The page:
Additionally, one must consider the historical context in which Dickens wrote A Christmas Carol, during the Industrial Revolution, a time of rapid economic and social change in Britain. London was teeming with new factories and the people who wanted to work in them, which meant that it was also teeming with air pollution, unclean bodies, and disease. Child labor was a new way for a family to earn money, and Dickens saw the overall situation to be grim at best. The child labor issue was a particularly sore spot for him, as he had left school at age twelve to work in a blacking factory after his father, the big spender, was sent to prison for unpaid debts. Dickens saw this time in England as being one of greater and greater class division, the rich getting richer, the poor getting poorer, and A Christmas Carol explores these themes. Scrooge, the villain (at first) is the epitome of the money-hungry, unfeeling businessmen that Dickens sought to criticize, and his employee, Cratchit, is the epitome of the poor worker in England, supporting as best he can, a family. By depicting Scrooge as separated from Christmas, while his poor employee, Cratchit, as well as the sailors and miners mentioned above, are celebrating Christmas, Dickens connected the idea of a Christmas spirit as being apart and separate from money and resources, an idea that continues to this day.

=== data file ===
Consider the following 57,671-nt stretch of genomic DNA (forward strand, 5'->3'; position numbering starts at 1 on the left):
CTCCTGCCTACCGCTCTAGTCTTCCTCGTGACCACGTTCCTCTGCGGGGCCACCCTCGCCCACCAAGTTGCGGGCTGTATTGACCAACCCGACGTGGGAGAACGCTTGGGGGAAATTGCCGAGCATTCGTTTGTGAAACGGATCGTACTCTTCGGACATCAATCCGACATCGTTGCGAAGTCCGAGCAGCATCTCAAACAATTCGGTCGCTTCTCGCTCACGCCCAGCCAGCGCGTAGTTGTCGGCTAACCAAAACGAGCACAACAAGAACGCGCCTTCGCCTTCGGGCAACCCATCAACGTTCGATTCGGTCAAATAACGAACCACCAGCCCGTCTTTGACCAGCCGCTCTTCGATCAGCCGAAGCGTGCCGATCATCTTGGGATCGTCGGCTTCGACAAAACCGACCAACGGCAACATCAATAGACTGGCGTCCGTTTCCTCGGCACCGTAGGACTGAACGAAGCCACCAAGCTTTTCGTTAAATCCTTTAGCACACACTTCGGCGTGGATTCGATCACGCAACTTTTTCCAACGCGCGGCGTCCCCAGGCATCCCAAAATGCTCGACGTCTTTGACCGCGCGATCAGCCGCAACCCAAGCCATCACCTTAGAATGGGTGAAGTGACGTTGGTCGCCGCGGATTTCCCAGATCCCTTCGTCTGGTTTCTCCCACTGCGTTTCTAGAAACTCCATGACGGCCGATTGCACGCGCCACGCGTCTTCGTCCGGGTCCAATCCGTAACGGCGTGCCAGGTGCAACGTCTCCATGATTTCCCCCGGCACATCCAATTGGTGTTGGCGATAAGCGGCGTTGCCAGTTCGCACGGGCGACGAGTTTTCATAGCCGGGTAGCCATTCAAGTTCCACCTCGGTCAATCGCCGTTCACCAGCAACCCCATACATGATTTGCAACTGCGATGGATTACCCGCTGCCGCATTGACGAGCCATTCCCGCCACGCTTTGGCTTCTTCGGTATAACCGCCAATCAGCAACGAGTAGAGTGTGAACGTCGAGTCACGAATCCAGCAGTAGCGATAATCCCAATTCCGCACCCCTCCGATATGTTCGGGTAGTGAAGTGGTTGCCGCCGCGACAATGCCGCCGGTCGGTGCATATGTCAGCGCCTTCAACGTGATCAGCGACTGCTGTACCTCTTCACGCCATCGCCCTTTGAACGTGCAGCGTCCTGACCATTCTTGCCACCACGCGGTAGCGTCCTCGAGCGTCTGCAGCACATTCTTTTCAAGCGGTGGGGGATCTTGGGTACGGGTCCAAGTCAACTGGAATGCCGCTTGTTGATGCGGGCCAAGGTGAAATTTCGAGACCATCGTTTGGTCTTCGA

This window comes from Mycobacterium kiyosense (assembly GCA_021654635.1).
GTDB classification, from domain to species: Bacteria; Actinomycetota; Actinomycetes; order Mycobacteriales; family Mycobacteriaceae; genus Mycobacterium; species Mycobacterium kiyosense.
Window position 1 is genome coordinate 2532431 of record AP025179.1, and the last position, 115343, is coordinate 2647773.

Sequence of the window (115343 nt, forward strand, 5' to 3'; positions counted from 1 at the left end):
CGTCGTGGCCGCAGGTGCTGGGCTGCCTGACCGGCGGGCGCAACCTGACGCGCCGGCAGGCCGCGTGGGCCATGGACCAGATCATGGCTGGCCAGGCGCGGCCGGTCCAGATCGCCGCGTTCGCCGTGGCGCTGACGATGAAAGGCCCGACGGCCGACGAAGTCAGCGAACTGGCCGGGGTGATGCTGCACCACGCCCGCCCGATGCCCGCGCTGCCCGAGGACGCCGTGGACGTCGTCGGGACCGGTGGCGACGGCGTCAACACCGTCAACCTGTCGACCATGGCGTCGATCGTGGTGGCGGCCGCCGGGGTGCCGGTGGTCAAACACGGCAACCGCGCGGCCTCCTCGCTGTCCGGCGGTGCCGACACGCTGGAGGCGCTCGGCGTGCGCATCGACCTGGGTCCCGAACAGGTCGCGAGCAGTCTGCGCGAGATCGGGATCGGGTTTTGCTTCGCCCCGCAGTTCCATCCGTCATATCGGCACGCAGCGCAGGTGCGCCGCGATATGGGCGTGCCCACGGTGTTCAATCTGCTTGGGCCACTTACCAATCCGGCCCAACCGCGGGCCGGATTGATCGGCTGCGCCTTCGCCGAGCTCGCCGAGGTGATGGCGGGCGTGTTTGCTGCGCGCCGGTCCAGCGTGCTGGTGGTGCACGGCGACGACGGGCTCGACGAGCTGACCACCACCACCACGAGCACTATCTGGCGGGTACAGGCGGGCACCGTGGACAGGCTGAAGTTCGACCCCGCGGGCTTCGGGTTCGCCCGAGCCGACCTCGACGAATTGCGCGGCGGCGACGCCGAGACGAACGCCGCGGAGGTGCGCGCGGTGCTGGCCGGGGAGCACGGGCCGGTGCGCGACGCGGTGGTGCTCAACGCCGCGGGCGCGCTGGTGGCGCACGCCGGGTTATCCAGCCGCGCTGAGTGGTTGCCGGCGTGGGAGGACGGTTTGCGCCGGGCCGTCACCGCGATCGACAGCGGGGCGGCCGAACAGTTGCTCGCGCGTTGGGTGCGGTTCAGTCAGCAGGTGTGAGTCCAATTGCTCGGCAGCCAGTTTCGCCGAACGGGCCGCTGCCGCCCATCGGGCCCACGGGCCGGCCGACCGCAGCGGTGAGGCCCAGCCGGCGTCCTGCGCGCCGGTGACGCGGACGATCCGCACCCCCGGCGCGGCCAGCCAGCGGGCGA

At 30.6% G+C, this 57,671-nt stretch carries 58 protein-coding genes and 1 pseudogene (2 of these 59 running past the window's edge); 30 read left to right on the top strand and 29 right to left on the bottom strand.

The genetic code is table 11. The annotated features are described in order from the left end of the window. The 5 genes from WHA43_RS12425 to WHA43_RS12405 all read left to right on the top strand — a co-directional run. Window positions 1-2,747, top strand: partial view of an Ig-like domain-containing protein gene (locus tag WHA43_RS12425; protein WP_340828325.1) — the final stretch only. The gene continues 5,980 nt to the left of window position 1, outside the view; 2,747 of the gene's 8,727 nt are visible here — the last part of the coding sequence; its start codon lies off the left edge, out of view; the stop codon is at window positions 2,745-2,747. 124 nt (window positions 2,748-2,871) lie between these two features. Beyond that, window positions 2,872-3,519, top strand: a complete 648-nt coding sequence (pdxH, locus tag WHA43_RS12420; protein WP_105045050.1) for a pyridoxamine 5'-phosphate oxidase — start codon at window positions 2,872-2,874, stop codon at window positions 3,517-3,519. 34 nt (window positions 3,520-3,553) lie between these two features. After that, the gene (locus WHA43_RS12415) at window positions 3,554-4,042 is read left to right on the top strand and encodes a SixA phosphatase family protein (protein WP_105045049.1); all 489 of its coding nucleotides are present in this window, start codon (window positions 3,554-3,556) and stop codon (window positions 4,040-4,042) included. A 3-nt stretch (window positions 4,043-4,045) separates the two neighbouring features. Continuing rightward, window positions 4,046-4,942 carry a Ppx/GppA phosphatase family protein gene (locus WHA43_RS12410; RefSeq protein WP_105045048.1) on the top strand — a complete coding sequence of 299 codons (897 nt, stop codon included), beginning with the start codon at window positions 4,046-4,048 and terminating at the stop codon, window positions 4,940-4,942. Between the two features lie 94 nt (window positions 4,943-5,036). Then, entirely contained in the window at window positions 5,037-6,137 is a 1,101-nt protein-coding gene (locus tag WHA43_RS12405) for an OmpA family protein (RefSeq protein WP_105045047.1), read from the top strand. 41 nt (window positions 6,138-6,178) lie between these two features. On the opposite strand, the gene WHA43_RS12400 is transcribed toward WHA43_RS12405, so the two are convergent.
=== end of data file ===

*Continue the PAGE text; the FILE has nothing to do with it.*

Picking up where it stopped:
Interestingly, while Dickens may have held magnanimous ideals about humankind, and a writer's talent for expressing them through fiction, his creativity and competence did not extend to money management, for his skills more nearly resembled those of his father. For example, with the publication of A Christmas Carol, Dickens took an enormous financial hit, insisting that the book be published with the finest coverings available, as well as high-quality typesetting and gilt-edged paper--while charging a fraction of what the book should have been sold for, because he wanted it to be accessible to everyone, rich and poor alike.